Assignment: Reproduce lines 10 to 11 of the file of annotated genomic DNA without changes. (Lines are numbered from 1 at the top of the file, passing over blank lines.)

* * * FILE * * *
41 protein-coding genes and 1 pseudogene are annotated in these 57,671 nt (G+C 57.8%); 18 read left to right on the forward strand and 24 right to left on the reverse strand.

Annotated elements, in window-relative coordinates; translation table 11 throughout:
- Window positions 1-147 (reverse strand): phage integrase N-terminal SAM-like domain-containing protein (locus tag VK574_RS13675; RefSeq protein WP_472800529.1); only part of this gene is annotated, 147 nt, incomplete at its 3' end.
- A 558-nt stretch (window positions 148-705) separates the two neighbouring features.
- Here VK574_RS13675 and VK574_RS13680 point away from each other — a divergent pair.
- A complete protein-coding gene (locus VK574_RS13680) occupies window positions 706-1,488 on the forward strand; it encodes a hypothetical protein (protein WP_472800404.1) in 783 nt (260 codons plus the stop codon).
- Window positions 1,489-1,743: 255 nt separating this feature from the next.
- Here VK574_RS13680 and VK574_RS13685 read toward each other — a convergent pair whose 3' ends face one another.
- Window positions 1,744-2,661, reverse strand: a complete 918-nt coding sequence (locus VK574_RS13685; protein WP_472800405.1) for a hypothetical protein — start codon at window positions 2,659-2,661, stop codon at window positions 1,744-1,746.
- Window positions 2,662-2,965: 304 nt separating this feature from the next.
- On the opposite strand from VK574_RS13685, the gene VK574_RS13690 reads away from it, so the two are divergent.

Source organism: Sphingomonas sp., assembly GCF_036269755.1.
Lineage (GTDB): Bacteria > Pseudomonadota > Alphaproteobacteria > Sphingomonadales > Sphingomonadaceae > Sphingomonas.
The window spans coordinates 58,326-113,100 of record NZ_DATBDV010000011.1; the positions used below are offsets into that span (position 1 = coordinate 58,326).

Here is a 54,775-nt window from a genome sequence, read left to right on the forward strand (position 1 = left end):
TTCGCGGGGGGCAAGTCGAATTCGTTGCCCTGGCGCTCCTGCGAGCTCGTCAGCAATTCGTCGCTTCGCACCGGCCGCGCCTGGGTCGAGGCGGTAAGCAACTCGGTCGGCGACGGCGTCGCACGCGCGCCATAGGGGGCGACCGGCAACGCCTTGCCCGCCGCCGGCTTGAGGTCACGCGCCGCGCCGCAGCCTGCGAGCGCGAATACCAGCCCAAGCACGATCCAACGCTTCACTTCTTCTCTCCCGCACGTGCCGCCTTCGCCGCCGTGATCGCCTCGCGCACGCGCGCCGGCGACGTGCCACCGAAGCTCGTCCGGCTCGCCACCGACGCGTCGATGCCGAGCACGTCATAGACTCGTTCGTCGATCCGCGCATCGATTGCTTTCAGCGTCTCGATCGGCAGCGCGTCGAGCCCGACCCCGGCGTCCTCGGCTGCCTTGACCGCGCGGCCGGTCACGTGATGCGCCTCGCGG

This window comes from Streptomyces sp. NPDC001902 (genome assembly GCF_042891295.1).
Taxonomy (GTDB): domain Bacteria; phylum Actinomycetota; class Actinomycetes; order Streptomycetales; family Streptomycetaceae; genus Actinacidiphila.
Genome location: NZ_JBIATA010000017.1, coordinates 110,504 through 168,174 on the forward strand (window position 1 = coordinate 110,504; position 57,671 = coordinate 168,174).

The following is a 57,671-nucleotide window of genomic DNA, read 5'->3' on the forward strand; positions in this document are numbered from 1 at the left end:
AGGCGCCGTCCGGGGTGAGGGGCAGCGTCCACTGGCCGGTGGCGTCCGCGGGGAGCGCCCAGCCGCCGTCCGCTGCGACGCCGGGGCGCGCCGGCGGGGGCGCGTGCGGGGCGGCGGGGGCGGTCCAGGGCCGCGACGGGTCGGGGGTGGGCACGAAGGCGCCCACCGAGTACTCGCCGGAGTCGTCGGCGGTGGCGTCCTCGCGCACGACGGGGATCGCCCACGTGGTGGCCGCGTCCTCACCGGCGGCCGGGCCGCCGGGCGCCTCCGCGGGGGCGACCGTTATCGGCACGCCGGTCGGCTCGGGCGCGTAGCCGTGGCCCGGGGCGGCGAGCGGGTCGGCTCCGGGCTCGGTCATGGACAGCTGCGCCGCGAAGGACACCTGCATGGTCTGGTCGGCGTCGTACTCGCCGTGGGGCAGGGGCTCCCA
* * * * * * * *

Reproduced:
- Window positions 2,662-2,965: 304 nt separating this feature from the next.
- On the opposite strand from VK574_RS13685, the gene VK574_RS13690 reads away from it, so the two are divergent.